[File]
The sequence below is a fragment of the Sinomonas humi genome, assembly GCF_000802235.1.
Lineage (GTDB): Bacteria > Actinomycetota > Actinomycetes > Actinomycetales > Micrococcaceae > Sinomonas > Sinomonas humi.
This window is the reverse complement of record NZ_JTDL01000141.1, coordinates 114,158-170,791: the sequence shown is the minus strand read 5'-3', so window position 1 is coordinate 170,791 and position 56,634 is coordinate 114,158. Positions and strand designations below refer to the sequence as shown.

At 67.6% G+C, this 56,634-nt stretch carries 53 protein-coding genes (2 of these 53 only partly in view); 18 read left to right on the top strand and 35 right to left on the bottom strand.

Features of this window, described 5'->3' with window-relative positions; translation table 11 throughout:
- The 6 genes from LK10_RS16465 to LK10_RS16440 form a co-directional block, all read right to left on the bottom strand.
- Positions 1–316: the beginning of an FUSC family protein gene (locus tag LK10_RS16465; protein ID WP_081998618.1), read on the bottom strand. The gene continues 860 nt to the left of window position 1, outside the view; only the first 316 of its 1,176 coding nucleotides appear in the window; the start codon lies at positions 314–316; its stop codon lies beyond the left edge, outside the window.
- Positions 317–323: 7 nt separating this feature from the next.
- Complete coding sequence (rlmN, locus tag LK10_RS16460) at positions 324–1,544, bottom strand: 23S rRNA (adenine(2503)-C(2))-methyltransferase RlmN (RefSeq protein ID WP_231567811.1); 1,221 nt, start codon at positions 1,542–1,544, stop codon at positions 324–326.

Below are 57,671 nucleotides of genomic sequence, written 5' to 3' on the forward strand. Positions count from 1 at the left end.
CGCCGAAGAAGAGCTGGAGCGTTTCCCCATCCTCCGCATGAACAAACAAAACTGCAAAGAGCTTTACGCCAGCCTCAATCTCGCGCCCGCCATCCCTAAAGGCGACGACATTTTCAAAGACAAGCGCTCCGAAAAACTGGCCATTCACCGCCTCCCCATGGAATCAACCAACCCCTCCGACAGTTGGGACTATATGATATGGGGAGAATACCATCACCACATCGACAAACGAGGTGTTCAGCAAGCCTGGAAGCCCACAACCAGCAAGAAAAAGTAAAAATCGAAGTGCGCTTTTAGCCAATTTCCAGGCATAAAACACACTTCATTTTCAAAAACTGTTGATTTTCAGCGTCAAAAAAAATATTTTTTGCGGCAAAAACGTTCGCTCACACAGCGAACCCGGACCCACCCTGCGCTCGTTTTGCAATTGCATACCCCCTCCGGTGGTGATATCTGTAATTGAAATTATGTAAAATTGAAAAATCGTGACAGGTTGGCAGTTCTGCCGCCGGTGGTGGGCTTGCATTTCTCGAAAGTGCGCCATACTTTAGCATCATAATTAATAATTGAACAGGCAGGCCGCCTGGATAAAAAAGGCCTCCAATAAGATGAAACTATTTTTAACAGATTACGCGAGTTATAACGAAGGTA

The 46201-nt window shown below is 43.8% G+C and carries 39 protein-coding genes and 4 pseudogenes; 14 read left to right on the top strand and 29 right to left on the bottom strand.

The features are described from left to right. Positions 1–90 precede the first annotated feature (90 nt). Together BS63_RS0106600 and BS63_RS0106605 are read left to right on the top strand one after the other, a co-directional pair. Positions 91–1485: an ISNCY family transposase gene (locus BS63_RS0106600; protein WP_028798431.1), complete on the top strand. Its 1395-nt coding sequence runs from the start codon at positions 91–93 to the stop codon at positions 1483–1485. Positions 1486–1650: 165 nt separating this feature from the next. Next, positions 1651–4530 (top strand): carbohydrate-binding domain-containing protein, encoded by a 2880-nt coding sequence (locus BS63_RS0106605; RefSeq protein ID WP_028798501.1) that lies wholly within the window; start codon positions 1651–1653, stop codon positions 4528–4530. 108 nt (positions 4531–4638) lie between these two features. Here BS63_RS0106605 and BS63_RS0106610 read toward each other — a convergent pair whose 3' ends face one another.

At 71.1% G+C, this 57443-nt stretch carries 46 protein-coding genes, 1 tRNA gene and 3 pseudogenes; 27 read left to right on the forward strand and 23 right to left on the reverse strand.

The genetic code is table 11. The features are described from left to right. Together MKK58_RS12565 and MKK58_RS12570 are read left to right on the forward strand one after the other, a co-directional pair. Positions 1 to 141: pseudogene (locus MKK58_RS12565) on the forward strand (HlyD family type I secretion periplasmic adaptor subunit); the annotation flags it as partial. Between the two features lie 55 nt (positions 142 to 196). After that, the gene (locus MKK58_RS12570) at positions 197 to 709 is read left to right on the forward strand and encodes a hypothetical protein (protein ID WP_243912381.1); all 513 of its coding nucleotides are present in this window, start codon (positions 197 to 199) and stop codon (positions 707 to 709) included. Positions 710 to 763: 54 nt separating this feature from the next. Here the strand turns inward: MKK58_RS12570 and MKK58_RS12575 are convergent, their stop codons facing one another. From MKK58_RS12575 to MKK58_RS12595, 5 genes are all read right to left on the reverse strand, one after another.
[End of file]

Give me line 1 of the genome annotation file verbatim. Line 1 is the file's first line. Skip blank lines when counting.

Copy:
The sequence below is a fragment of the Sinomonas humi genome, assembly GCF_000802235.1.